Ketcham 7 cartels, and any information the group deems important or interesting identified for their written report to John B. Woods. Groups share their collected information and deliberate how they think the drug cartels are influencing the U.S. The groups formulate their findings for Woods and propose answers to all his requests, referring to their copies of his letter. Each group shares its research to Woods with the class upon the conclusion of the group assignment. Each group completes its written report with supportive documentation and hands the report into the teacher with self/group evaluations and the groups log daily journal upon the conclusion of the mini-unit. Formative Evaluation: Daily journal/log of group problem solving activities (See Appendix B). Self and group evaluation of group members contributions (See Appendix B). Teacher observation of group processes (See Appendix B), shared with the group at intervals throughout the group data-collection and deliberations. Group written report identifying the seven main drug cartels in Mexico and the details of each cartels size, primary areas of control, and types of drugs trafficked. Criteria are as follows: 1. Group identifies the seven main drug cartels in Mexico and includes the details of their primary geographical areas of control. 2. Group Identifies 2 interesting facts/characteristics of each cartel. _____15 points _____ 10 points 3. Group report follows the proper format laid out in class. . _____ 5 points TOTAL: _____ 30 points

Ketcham 8 Oral Presentation on each groups research on the Mexican Drug Cartels. The following rubric will assess each groups mastery of the mini-unit objective:
4 3 2 1 CATEGORY 5 Time Presentation Presentation is Presentation is Presentation is Group fails stays within 1 minute too 2 minutes to 3 minutes too to give a the 8 minute short or too short or too short or too presentatio time frame long. long. long. n given. Content Group clearly Group Group Group Group fails identifies the identifies 5-6 of identifies 3-4 of identifies 1-2 of to identify 7 main cartels the main cartels the main the main any of the including the including their cartels cartels main drug size, size, including their including their cartels and geographical geographical size, size, their area of area of control geographical geographical specific control, and and types of area of control, area of control, characterist types of narcotics and types of and types of ics. narcotics trafficked. narcotics narcotics trafficked. trafficked. trafficked. Interesting Group crisply Group presents Group Group Group fails Fact presents 1 1 interesting provides 1 provides 1 to provide 1 interesting fact, but only interesting fact, interesting fact, interesting fact and partially clarifies but lacks a but fails an fact in their explains the groups clear explanation for presentatio clearly the reasoning for explanation of the groups n. groups their choice. the groups reasoning for reasoning for choice. their choice. their choice. Division of Each of the the Groups four group Presentatio members n shared in the presentation equally. Every individual 2-3 individuals in the group within the contributed, but group carried not equally in the group in the the presentation of presentation the groups findings. 1-2 individuals carried the groups presentation without the help of others. Not all group members took a speaking part in the presentatio n leaving the burden upon 1 individual.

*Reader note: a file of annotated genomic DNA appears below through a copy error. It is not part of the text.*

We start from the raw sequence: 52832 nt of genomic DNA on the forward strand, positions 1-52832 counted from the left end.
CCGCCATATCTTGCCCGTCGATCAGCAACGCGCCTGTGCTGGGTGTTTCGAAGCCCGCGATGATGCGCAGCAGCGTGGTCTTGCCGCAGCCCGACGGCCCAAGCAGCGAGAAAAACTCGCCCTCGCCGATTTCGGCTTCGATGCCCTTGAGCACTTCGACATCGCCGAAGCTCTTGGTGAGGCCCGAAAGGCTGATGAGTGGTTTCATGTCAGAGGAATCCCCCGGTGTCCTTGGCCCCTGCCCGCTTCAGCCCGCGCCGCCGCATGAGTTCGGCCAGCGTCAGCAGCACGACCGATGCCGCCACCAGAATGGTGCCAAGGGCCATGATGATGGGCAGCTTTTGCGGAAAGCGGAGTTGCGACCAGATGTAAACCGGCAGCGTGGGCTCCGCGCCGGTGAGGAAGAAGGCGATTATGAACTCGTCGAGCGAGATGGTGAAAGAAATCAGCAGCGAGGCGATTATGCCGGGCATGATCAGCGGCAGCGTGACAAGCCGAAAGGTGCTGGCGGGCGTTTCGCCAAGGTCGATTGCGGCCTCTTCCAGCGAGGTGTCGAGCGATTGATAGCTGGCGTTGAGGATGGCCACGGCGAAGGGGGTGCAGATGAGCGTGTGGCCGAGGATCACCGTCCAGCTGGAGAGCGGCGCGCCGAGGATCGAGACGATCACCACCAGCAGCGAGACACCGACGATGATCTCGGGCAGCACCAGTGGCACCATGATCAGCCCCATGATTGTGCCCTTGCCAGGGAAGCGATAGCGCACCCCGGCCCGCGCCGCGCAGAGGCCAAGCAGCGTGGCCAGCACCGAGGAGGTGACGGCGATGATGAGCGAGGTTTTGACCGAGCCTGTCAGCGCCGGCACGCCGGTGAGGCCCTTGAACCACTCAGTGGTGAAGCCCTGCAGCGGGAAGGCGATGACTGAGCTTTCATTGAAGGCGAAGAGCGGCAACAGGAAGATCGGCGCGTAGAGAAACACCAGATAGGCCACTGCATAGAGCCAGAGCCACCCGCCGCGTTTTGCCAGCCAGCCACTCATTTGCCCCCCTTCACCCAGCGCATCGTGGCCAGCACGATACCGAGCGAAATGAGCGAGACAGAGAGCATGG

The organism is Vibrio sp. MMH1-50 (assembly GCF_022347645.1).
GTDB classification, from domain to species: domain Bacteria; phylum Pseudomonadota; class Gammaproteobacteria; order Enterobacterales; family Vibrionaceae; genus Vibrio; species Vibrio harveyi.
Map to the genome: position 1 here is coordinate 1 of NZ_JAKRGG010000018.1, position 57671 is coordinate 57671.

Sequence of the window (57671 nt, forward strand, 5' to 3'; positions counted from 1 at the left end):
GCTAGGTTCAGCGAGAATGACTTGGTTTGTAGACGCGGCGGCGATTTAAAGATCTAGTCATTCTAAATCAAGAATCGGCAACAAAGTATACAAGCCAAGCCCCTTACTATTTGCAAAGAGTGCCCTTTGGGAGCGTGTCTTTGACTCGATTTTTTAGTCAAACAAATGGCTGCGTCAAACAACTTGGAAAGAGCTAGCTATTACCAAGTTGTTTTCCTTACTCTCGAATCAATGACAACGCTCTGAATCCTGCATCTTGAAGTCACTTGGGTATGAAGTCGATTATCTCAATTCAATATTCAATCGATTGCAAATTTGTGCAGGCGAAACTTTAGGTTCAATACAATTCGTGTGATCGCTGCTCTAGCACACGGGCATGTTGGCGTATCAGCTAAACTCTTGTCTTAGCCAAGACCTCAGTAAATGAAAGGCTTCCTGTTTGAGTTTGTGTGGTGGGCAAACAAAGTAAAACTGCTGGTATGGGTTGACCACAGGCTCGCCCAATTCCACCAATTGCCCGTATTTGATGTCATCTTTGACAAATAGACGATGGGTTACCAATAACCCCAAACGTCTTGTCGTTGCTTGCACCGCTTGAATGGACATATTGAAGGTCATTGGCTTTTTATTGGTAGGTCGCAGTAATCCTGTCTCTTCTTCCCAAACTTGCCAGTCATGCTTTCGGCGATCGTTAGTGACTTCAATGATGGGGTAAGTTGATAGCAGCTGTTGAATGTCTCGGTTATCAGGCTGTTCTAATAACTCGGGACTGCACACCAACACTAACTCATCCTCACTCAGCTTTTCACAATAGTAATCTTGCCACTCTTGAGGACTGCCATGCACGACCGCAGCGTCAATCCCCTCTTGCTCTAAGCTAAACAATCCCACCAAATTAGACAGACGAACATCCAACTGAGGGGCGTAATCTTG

_____/20 Total Rating

Ketcham 9 Problem Follow-Up: In a whole class session, the teacher will request each group to describe its best source of information used in solving the problem and explain the pros and cons of two other sources consulted. Then, the teacher leads students in up-dating the problem analysis chart begun after students received the hook at the beginning of the mini-unit. Projected changes are given below: